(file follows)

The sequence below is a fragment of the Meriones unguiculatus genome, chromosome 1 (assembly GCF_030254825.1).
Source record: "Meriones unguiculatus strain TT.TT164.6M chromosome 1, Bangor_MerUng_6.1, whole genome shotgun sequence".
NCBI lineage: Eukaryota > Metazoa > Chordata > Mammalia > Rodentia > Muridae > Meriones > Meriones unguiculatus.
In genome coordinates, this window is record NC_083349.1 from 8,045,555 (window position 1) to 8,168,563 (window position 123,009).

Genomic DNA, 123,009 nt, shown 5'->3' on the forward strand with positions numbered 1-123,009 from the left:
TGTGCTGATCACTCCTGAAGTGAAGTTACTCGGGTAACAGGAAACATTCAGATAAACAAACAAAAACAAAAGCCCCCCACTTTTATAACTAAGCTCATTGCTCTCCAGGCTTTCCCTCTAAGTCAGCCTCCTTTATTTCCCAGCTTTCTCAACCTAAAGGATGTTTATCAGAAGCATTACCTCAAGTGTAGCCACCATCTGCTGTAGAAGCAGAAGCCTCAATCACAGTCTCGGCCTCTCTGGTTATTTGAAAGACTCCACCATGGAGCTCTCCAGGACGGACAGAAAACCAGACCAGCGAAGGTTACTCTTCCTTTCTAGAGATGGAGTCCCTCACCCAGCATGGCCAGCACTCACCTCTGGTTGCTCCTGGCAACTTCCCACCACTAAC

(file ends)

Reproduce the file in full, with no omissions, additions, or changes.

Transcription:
The sequence below is a fragment of the Meriones unguiculatus genome, chromosome 1 (assembly GCF_030254825.1).
Source record: "Meriones unguiculatus strain TT.TT164.6M chromosome 1, Bangor_MerUng_6.1, whole genome shotgun sequence".
NCBI lineage: Eukaryota > Metazoa > Chordata > Mammalia > Rodentia > Muridae > Meriones > Meriones unguiculatus.
In genome coordinates, this window is record NC_083349.1 from 8,045,555 (window position 1) to 8,168,563 (window position 123,009).

Genomic DNA, 123,009 nt, shown 5'->3' on the forward strand with positions numbered 1-123,009 from the left:
TGTGCTGATCACTCCTGAAGTGAAGTTACTCGGGTAACAGGAAACATTCAGATAAACAAACAAAAACAAAAGCCCCCCACTTTTATAACTAAGCTCATTGCTCTCCAGGCTTTCCCTCTAAGTCAGCCTCCTTTATTTCCCAGCTTTCTCAACCTAAAGGATGTTTATCAGAAGCATTACCTCAAGTGTAGCCACCATCTGCTGTAGAAGCAGAAGCCTCAATCACAGTCTCGGCCTCTCTGGTTATTTGAAAGACTCCACCATGGAGCTCTCCAGGACGGACAGAAAACCAGACCAGCGAAGGTTACTCTTCCTTTCTAGAGATGGAGTCCCTCACCCAGCATGGCCAGCACTCACCTCTGGTTGCTCCTGGCAACTTCCCACCACTAAC